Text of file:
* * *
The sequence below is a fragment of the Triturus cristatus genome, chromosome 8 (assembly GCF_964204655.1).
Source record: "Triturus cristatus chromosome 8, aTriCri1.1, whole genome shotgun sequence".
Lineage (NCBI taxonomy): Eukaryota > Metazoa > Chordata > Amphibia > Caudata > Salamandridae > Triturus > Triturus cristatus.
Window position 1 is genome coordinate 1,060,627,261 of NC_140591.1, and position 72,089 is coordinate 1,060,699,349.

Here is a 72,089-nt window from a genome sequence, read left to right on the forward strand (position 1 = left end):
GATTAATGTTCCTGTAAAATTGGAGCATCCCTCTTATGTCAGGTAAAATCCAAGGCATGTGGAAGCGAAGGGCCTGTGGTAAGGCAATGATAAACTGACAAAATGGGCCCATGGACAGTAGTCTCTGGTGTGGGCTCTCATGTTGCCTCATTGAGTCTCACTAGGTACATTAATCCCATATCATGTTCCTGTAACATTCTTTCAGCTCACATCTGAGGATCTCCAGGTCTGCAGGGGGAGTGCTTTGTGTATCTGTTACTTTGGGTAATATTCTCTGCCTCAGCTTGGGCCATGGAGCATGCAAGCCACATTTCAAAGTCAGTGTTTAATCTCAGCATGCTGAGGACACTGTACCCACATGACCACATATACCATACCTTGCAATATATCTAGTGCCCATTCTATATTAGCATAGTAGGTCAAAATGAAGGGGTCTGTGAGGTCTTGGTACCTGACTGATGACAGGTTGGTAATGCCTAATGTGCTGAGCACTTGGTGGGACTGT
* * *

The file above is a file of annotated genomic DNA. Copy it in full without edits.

The sequence below is a fragment of the Triturus cristatus genome, chromosome 8 (assembly GCF_964204655.1).
Source record: "Triturus cristatus chromosome 8, aTriCri1.1, whole genome shotgun sequence".
Lineage (NCBI taxonomy): Eukaryota > Metazoa > Chordata > Amphibia > Caudata > Salamandridae > Triturus > Triturus cristatus.
Window position 1 is genome coordinate 1,060,627,261 of NC_140591.1, and position 72,089 is coordinate 1,060,699,349.

Here is a 72,089-nt window from a genome sequence, read left to right on the forward strand (position 1 = left end):
GATTAATGTTCCTGTAAAATTGGAGCATCCCTCTTATGTCAGGTAAAATCCAAGGCATGTGGAAGCGAAGGGCCTGTGGTAAGGCAATGATAAACTGACAAAATGGGCCCATGGACAGTAGTCTCTGGTGTGGGCTCTCATGTTGCCTCATTGAGTCTCACTAGGTACATTAATCCCATATCATGTTCCTGTAACATTCTTTCAGCTCACATCTGAGGATCTCCAGGTCTGCAGGGGGAGTGCTTTGTGTATCTGTTACTTTGGGTAATATTCTCTGCCTCAGCTTGGGCCATGGAGCATGCAAGCCACATTTCAAAGTCAGTGTTTAATCTCAGCATGCTGAGGACACTGTACCCACATGACCACATATACCATACCTTGCAATATATCTAGTGCCCATTCTATATTAGCATAGTAGGTCAAAATGAAGGGGTCTGTGAGGTCTTGGTACCTGACTGATGACAGGTTGGTAATGCCTAATGTGCTGAGCACTTGGTGGGACTGT